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TALE LXV.

OF SALVATION.

Albertus (42) relates, that in the time of Philip there was a pathway leading to two mountains of Armenia, which had long been uninhabited. For the air of that country was so pestilential, that whosoever breathed it, died. The king, therefore, was desirous of ascertaining the cause of the evil, but no one could discover it. At length Socrates was sent for, who requested him to build a mansion equal in loftiness with the mountains. This was done; and the philosopher then constructed a mirror, with a perfectly pure and polished surface, so that from every part the appearance of the mountains was reflected in the glass. Entering the edifice, Socrates beheld two dragons, one upon the mountain, and the other in the valley, which mutually opened their mouths and drew in the air. As he looked, a youth on horseback, ignorant of the danger, wished to pass that way: suddenly he fell from his horse and died incontinently. Socrates went without delay to the king, and declared what he had seen. The dragons were afterwards taken by a specially cunning trick, and instantly slain. Thus the path over these mountains became safe and easy both to horsemen and footmen.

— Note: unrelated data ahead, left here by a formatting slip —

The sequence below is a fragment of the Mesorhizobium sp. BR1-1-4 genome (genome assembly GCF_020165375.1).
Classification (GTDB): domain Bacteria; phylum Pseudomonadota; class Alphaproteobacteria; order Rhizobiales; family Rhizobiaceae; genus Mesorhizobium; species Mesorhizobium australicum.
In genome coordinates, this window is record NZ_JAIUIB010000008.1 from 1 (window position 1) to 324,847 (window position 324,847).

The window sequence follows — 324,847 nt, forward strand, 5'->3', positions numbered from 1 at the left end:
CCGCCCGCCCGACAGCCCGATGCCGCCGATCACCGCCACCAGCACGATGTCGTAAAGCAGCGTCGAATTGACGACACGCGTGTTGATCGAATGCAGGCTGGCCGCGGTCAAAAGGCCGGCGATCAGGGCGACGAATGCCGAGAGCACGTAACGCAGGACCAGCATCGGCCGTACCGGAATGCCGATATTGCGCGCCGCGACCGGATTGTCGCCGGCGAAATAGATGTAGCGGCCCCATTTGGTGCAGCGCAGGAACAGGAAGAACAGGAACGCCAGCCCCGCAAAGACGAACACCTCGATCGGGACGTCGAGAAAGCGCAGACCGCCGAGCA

APPLICATION.

My beloved, the mountains are the noble and powerful of the world; the dragons are pride and luxury. The glass is our Saviour Christ, and the edifice a good life. The young man who perished, is a man killed by vanity. Socrates is a good prelate.

 

 

Note 42.Page 219.

Albertus was an abbot of Stade, and author of a Chronicle from Adam to 1256.